The role of frontal lobe functioning in the development of infant self-regulatory behavior.

Journal Article (Journal Article)

In the last two decades, there has been tremendous growth in two fields of study related to human infant development: (1) the development of neural processes during the early postnatal years and (2) the development of self-regulatory behavior. In an attempt to stimulate research on the relation between early brain development and self-regulatory processes, several hypotheses pertaining to the role of frontal lobe functioning in the development of emotion regulation during infancy are proposed. The results of a study of the relation between frontal electroencephalographic (EEG) activity and emotional behavior of 21-month-old infants are reported. It was found that increases in frontal lobe activation were associated with increases in emotional arousal, while EEG activity recorded from the parietal region showed either a reciprocal pattern of activation or did not change as a function of level of emotional arousal. These results provide evidence for the specialized role of the frontal lobe in mediating emotional behavior during infancy.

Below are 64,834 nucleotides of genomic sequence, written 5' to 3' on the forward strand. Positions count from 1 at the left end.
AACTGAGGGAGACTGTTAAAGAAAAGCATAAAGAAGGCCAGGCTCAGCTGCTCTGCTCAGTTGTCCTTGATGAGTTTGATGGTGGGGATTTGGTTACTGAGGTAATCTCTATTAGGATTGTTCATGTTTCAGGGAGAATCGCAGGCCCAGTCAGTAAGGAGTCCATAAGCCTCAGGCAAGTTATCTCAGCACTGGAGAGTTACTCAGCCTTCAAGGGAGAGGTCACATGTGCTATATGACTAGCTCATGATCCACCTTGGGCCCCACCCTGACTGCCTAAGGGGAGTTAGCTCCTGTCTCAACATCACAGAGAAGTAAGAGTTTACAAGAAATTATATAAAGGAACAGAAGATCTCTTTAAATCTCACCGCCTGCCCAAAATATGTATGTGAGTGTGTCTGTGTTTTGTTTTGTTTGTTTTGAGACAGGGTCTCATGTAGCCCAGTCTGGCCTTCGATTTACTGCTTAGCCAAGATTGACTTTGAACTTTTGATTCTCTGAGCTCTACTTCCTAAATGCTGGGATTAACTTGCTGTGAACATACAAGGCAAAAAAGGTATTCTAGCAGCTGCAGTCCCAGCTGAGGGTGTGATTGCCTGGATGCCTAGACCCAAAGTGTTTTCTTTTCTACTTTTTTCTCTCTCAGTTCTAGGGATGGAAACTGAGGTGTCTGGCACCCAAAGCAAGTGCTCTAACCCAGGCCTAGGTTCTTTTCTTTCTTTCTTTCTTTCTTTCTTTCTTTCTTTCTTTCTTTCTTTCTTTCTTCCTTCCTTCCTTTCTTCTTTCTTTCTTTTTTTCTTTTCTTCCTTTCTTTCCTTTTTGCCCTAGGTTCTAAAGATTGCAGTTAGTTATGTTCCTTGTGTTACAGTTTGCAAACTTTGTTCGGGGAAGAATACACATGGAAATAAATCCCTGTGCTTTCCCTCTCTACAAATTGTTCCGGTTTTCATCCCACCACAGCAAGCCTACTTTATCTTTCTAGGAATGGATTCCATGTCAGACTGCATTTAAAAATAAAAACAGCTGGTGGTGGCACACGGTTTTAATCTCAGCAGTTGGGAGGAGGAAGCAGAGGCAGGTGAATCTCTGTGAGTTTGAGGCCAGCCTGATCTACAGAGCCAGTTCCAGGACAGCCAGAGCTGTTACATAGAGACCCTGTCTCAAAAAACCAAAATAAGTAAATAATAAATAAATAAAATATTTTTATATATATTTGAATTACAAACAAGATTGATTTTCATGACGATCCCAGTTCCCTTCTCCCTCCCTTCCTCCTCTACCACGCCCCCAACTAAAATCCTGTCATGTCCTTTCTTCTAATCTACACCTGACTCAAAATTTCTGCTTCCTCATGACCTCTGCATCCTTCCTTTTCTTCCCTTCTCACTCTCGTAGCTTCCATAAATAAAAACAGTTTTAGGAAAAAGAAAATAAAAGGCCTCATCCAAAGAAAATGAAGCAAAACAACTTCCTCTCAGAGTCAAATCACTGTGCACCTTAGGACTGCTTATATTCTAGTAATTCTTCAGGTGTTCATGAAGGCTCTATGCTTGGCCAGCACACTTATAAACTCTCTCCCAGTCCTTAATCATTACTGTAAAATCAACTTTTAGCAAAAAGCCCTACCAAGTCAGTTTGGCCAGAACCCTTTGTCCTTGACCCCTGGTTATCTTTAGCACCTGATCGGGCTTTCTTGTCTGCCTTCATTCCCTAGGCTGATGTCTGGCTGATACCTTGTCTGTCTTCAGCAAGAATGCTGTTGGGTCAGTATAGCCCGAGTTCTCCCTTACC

Full Text

Duke Authors

Cited Authors

  • Dawson, G; Panagiotides, H; Klinger, LG; Hill, D

Published Date

  • September 1992

Published In

Volume / Issue

  • 20 / 1

Start / End Page

  • 152 - 175

PubMed ID

  • 1389118

International Standard Serial Number (ISSN)

  • 0278-2626

Digital Object Identifier (DOI)

  • 10.1016/0278-2626(92)90066-u


  • eng

Conference Location

  • United States